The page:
Fabio Pariante 30/03/2022

1.What is your museum about and what is your work there?

The International Spy Museum in downtown Washington, D.C., or as we like to say, SPY, is the only museum in the world dedicated to fostering public understanding of intelligence and espionage from a global perspective. The Museum reveals the shadowy world of spying and intelligence for visitors from across the world. We explore not only how intelligence has played a critical role in world history, but its impact on our daily lives. Our exhibits and programs help participants unpack relevant current events.

When I joined the SPY team my expertise and leadership had been developed through more than three decades of intelligence and special operations work, from battlefields to the White House. In short, I serve as the Museum’s “resident spy.” As a former intelligence officer, I bring my unique perspective to the Museum’s engaging programs and exhibits—from workshops on the streets of DC to virtual field trips, lectures, and events. Our collection of international espionage artifacts is the largest ever publicly displayed—and we are recognized as the Guinness World Record holder!

The Spy Museum © Nic Lehoux, Courtesy of Rogers Stirk Harbour + Partners

Because the International Spy Museum is located in Washington, D.C., a hub for international intelligence, we are literally at the heart of the ever-changing world of global espionage. So, I am in the unique position of constantly growing our friendly ‘network’ of former and current intelligence officers to keep our spy stories fresh, exciting, and diverse. If you happen see me around D.C. in the evening, in our incredible restaurants, I could be meeting with a former spy or someone still in the business. But just know there’s a good chance I will also be watching the door… old habits are hard to break!

2.What is the impact on your digital activity? Do you have tips to share with your colleagues?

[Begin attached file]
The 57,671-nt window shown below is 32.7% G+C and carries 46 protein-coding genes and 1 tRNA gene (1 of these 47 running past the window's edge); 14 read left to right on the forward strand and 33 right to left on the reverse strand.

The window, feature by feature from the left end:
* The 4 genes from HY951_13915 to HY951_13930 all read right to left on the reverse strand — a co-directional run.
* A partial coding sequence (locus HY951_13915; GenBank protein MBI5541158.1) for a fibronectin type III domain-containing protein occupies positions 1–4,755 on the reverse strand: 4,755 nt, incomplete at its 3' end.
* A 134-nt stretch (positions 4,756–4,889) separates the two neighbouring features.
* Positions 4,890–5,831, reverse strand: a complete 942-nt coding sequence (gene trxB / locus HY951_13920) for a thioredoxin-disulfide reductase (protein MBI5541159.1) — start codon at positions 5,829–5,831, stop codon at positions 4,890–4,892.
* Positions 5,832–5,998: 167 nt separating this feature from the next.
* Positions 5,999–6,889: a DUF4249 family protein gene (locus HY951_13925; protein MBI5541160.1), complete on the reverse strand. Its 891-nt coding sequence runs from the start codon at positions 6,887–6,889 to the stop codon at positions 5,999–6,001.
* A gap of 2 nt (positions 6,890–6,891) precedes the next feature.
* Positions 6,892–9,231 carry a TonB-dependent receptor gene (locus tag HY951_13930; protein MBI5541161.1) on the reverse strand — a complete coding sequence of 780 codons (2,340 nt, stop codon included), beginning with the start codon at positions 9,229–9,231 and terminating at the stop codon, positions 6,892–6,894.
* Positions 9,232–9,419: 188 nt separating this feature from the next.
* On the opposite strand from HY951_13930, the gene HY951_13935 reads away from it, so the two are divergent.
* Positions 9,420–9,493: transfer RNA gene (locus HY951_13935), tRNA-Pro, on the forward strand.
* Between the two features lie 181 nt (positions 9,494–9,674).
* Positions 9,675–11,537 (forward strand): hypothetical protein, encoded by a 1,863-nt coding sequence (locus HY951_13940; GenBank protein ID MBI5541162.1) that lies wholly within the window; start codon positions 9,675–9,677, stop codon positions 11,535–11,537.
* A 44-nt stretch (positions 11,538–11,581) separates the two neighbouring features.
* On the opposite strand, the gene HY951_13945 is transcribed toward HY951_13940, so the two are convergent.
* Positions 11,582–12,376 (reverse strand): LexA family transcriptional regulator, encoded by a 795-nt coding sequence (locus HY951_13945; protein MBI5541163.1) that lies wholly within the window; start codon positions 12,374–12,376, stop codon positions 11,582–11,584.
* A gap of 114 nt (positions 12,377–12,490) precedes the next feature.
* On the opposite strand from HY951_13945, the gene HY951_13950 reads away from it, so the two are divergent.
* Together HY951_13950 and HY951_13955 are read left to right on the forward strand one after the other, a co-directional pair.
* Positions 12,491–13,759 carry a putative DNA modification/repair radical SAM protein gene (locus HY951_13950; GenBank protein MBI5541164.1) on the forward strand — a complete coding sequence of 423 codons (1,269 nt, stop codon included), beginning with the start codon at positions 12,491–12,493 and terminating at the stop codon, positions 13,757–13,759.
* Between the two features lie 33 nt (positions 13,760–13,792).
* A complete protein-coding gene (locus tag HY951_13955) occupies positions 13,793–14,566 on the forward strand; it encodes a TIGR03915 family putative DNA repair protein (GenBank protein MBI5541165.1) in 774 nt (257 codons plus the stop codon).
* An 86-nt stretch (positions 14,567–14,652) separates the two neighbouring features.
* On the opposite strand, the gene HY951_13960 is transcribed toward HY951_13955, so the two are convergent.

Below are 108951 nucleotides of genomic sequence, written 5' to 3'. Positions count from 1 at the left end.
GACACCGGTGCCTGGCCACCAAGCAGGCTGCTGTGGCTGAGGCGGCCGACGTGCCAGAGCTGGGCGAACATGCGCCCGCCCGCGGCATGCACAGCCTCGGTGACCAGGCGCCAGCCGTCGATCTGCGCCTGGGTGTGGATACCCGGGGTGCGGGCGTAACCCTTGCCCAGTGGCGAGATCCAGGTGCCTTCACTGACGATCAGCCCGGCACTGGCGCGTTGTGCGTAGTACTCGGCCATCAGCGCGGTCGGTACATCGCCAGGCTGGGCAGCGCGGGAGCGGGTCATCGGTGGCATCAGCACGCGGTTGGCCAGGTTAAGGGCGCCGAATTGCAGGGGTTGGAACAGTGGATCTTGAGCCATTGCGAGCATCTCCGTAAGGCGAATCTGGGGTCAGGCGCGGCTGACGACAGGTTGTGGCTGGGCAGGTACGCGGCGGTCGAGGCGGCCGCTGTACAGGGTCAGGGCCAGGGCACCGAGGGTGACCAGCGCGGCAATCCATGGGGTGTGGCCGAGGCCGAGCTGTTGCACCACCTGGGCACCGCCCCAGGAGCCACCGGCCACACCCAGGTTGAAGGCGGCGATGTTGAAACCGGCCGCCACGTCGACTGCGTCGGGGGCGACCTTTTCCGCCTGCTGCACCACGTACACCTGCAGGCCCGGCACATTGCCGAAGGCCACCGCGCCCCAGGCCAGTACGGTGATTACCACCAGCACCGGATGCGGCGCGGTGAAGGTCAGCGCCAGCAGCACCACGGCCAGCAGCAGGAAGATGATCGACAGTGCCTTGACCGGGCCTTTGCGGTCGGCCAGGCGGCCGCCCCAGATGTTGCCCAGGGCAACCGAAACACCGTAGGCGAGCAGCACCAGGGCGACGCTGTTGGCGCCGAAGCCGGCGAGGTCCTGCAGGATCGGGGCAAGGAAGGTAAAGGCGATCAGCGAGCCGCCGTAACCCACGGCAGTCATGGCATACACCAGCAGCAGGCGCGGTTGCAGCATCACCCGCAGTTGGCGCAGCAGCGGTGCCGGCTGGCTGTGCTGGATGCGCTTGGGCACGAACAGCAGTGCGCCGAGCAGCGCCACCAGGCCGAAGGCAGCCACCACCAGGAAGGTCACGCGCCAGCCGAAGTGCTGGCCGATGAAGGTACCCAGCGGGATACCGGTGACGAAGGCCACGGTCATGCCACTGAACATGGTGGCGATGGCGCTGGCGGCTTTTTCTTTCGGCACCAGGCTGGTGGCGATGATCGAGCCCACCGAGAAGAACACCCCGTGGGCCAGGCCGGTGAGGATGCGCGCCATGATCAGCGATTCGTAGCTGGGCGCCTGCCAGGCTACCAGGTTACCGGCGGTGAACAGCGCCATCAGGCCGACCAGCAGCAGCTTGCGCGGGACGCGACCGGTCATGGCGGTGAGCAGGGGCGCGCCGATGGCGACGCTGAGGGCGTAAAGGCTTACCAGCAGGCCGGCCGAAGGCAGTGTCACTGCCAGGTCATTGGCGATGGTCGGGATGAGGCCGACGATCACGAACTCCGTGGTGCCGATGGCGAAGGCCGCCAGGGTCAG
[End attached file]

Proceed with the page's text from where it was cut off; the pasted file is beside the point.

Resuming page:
Our museum is dedicated to being the “go to” place for all things spy. We aim to engage learners and audiences both in the ways they learn best and at the different places they go for information. Our exhibits were designed to reach all learning styles, but we don’t stop there: we engage with individuals through their social media feeds, cable or local news, radio, podcasts, or online or print news outlets—our online resources are extensive, interactive, and one of a kind.

I am proud of the way we fuse exciting storytelling with technology to create an engaging, interactive, and personalized experience for our museum visitors. For example, our “Undercover Mission’ uses RFID (radio frequency identification) technology to give people/participants their own mission, cover identity, and code name. Then, through specially-developed interactives, they can complete a range of compelling and challenging spy tasks — analyzing clues, living their cover, finding and contacting sources, breaking codes, and creating disguises, to name just a few.

The Cyber Space © Albert Vecerka for the International Spy Museum

Take it from me, visitors leave SPY with a taste of what it’s like to operate in the shadowy world of international espionage—experiencing both its challenges, successes, and failures. The biggest tip I have for my colleagues is to have the organizational flexibility to do things differently and boldly. Our staff worked harder than ever during the pandemic, and that’s saying something. I was gratified to watch our team pivot – almost seamlessly – to reach people in whole new ways, virtually. We created virtual tours and programs visitors couldn’t get anywhere else (i.e., Cocktails with a Spy, Spy Trivia, a SPY-based family game night, etc.). While SPY was closed from March 2020 to June 2020, the Museum continued to actively educate and entertain people providing close to 200 live virtual programs to adults, students/teachers, and families in all 50 states and over 40 countries.

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